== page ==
Geometry Enriched

Geometry Enriched
Course Information Sheet

Recommended: Mastery of Algebra 1.

Geometry Enriched emphasizes formal proofs and students are expected to enter with a firm grasp of Algebra 1 concepts and skills. The course, which follows the Common Core State Standards for Geometry, focuses on a formal development of geometric skills and concepts. Students build their visualization, reasoning, and mathematical communication skills through study of the following topics: transformations, congruence, similarity, properties of geometric shapes (triangles, quadrilaterals, circles), geometric modeling (plane and solid), coordinate geometry, right triangle trigonometry, and probability. Students also develop the ability to construct formal logical arguments and proofs in a geometric setting. Mastery of Geometry Enriched and Algebra 1 prepares students for the rigor of the course that follows: Algebra 2/Trigonometry.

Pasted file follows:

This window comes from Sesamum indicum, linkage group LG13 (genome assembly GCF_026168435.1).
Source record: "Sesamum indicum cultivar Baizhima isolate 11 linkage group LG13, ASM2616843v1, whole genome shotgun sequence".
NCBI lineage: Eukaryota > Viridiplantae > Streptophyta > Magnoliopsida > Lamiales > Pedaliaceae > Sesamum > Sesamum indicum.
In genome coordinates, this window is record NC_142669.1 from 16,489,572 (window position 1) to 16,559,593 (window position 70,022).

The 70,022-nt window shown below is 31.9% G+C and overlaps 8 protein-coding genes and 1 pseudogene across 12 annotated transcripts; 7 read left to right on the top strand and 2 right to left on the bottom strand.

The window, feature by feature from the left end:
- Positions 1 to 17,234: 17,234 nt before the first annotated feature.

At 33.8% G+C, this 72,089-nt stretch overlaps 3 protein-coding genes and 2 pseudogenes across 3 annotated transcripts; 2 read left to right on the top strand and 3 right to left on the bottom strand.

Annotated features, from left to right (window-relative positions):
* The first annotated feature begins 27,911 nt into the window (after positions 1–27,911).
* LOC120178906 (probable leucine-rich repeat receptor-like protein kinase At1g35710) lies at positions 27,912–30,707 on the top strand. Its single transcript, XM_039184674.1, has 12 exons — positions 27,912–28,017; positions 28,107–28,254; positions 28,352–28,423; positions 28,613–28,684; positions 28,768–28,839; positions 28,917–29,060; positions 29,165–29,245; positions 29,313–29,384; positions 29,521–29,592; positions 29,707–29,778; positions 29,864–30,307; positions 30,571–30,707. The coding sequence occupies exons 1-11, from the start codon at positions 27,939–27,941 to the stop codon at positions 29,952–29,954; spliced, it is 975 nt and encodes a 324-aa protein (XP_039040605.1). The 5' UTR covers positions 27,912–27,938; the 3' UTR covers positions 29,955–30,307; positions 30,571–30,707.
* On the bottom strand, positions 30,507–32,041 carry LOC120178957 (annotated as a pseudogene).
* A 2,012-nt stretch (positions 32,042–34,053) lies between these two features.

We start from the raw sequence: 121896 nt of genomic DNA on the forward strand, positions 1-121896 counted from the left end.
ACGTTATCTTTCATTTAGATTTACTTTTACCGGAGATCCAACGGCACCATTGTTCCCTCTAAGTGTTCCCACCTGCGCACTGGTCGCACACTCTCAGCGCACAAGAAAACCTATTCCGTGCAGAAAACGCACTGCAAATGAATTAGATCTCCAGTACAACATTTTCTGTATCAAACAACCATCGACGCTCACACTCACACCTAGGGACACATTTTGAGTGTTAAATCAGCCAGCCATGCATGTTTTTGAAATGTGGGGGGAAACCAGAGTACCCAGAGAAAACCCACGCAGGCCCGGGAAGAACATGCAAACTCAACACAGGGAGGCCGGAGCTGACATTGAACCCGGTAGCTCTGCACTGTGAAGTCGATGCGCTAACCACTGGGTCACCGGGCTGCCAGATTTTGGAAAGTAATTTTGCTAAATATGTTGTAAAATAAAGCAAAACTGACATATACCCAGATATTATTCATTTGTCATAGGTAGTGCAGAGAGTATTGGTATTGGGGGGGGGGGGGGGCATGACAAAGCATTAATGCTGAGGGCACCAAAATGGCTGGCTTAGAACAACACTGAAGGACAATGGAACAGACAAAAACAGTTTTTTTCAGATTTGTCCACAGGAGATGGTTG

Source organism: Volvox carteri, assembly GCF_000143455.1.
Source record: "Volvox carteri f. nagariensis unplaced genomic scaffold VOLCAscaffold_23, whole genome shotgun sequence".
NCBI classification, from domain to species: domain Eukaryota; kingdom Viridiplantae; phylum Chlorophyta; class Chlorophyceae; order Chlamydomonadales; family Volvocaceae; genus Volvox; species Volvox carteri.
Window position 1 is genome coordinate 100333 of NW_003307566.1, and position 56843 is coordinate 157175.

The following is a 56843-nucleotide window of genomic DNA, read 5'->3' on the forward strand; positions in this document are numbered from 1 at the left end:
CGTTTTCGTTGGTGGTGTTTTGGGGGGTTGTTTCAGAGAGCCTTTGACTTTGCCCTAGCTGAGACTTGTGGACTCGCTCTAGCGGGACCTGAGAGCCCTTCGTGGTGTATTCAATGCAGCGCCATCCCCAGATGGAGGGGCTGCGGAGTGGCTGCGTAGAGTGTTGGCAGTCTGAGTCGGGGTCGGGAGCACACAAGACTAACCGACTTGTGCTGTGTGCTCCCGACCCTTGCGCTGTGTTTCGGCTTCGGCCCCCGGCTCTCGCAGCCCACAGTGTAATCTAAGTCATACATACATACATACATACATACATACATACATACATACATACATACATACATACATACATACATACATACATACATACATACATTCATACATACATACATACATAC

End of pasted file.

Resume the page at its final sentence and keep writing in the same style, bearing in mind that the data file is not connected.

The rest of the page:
Algebra 2

Algebra 2
Course Information Sheet

Recommended: Successful completion of Algebra 1 and Geometry.

Algebra 2 expands and refines the mathematical content of Algebra 1 and Geometry. Emphasis is placed on abstract thinking skills, the function concept, extension of right triangle trigonometry to the unit circle and domain of all real numbers, and the algebraic solution of problems in various content areas. Polynomial, exponential, logarithmic, radical, rational, and trigonometric functions comprise the core material through which equations, graphs, and their transformations are studied and applied. The course also includes an introduction to statistics and sequences and series. Calculators are used to aid in the solution of problems and in making estimates for realistic solutions. Successful completion of Algebra 2 prepares students for Precalculus or Applications of Advanced Mathematics.